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Updated: Jun 4

High-rise buildings and skyscrapers are susceptible to larger wind loads and therefore often require supplemental damping systems to reduce building movement. While damping technology emerged as a solution to address motion, dampers are now frequently used to enhance a variety of performance indexes. Understanding the different types of damping systems–and how each can augment your design–will help you select the ideal damping system for your building project.

What are the benefits that dampers bring to high-rise buildings?

Dampers–whether a tuned mass damper (TMD) or tuned sloshing damper (TSD)–provide a robust solution to movement from pedestrian loading, wind, and seismic action. Motion control from dampers increases structural integrity and promotes the comfort of individuals inside the building itself.

Supplemental damping systems can also improve the function of other technical systems within the structure. For example, reducing movement to the building also reduces the vibration of elevators and elevator cables, which can otherwise cause service interruptions and shutdowns. In addition, tuned sloshing dampers, which use a large tank of water to provide motion control, can also serve a dual purpose as part of the fire suppression system if needed. Finally, dampers can also contribute to the overall long-term performance of the building’s façade as well as extend the fatigue life of the building materials.

What is material fatigue and how do dampers help?

Wind and seismic action can both cause buildings to sway significantly, potentially for an extended period. Swaying under these conditions stresses the structural system of the building. The stress can accumulate over time, resulting in material fatigue or ‘wear and tear.’ The extent of material fatigue will vary based on the level of wind loads on the building’s structural system, as well as the longevity of these actions, and the quality of the building materials.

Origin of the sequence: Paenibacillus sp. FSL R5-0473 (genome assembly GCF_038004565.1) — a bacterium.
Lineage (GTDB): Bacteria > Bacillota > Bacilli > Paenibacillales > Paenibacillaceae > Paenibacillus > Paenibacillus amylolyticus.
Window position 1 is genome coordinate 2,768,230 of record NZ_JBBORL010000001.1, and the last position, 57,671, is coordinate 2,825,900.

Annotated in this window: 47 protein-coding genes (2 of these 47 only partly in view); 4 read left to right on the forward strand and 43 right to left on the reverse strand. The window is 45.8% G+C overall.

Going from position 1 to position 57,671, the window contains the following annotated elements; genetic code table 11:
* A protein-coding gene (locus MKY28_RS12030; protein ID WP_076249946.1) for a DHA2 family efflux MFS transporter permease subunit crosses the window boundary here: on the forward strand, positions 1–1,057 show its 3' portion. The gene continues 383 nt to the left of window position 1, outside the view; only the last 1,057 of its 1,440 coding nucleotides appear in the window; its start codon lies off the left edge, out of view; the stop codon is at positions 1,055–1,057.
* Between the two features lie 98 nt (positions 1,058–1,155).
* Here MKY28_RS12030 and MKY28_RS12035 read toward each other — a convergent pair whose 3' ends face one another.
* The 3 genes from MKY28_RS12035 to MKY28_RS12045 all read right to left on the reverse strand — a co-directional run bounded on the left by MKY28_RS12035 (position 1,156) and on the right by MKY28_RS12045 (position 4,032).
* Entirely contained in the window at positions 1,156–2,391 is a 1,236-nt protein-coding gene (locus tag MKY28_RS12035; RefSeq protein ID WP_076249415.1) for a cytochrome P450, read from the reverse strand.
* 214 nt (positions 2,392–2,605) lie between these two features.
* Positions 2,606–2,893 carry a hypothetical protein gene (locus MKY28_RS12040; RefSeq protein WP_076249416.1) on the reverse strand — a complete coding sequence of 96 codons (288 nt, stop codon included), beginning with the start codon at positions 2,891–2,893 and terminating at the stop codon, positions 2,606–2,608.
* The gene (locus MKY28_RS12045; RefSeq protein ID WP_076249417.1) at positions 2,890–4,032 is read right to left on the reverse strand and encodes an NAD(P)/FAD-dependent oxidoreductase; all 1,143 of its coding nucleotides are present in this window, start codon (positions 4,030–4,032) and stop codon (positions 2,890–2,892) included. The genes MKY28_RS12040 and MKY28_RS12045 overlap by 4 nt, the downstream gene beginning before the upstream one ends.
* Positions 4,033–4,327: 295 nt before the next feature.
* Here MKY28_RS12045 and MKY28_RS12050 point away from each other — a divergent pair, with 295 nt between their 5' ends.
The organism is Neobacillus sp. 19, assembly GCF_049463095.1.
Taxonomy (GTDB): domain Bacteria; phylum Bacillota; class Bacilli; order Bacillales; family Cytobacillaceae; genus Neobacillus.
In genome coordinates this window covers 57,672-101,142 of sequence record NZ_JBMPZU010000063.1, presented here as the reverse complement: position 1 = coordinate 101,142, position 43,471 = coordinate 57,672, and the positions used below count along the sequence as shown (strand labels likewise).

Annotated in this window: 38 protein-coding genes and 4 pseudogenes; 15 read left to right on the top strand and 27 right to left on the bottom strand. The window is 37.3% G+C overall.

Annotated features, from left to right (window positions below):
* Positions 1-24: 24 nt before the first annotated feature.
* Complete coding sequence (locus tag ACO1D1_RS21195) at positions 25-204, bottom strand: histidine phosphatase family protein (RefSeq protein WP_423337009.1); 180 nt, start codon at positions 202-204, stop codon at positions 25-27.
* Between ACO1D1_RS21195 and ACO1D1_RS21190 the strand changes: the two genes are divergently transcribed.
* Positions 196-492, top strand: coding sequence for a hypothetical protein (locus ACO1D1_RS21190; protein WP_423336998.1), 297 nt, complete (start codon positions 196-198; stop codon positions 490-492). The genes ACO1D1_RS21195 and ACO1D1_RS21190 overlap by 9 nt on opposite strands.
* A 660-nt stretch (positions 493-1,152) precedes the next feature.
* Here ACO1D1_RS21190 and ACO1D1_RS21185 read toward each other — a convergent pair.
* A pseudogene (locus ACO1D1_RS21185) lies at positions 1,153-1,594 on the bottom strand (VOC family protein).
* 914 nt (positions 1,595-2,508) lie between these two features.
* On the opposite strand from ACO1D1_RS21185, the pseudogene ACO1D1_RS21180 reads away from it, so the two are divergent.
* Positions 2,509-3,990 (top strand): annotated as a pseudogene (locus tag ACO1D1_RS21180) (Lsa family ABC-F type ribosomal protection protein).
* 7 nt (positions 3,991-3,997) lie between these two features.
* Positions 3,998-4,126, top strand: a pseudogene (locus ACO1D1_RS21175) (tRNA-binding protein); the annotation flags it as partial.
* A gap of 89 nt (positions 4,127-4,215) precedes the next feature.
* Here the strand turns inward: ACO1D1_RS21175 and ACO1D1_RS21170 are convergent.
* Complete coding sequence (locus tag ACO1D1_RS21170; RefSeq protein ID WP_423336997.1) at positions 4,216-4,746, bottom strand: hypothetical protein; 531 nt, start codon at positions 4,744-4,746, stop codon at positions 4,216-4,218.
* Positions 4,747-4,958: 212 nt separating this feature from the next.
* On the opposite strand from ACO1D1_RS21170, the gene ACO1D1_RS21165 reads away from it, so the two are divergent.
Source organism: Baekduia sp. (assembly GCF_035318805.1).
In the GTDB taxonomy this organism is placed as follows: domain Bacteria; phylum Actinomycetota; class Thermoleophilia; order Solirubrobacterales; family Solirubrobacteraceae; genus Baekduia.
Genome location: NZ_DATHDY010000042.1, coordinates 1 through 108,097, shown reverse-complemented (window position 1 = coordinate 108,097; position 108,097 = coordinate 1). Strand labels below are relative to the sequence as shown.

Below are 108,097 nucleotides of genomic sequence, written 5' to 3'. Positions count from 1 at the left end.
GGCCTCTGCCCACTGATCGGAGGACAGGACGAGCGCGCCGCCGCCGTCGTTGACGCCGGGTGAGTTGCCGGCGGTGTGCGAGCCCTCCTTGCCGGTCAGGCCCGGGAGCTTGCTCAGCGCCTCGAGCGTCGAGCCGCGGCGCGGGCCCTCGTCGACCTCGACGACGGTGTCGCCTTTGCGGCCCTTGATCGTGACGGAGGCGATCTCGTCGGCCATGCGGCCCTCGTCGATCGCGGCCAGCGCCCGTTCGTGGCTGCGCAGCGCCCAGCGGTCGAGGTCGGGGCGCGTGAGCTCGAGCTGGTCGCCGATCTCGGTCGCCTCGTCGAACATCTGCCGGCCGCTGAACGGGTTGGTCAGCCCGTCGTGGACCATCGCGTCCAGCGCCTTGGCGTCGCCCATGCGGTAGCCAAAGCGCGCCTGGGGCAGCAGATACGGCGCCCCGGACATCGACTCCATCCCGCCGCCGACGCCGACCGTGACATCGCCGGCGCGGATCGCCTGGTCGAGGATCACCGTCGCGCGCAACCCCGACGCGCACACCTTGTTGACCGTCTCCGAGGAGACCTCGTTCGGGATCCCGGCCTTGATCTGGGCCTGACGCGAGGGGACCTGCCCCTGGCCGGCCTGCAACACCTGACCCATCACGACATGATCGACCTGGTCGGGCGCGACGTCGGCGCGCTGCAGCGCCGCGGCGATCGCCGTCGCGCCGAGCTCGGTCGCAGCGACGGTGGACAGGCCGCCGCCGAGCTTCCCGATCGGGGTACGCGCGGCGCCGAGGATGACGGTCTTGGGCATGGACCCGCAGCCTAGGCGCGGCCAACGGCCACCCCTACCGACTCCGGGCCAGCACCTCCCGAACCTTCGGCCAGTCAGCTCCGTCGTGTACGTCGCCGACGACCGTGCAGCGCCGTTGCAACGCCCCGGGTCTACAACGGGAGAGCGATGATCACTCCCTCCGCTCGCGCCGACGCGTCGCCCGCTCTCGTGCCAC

Dampers can assist in the significant reduction of the swaying and the resulting stress from wind.

Thinking beyond function: Dampers in architectural design

Supplemental damping systems, including tuned mass dampers, are increasingly common in tall buildings. While many TMDs remain hidden, incorporated into the structure’s interior design, there is an emerging trend for some projects to integrate the supplemental damping system into the architectural design and expose the damper rather than hide it. Often called the new “Learning Economy,” owners are recognizing that the general public is often interested in understanding the interesting engineering technologies that contribute to making tall buildings possible.

The first to recognize the design aesthetic of dampers, Taipei 101 has leveraged the tuned mass damper into a prime architectural feature and popular tourist attraction, generating revenue through public viewings. In addition, the supplemental damping system in Shanghai Tower, a landmark project in China, was designed, implemented, and integrated as an architectural feature on display for the public visiting the building.

Are dampers only for new construction, or can they help existing buildings?

Damping system implementation is not limited to new construction in high-rise buildings and skyscrapers. Damping technology can also improve the performance of existing buildings impacted by wind-induced motions. In addition, dampers can be used to reduce motion in other structures, such as bridges and floors.

Get more information on how supplemental damping systems improve building performance or view the second video in our Damping Explained series, Chapter 2: A Range of Possibilities.

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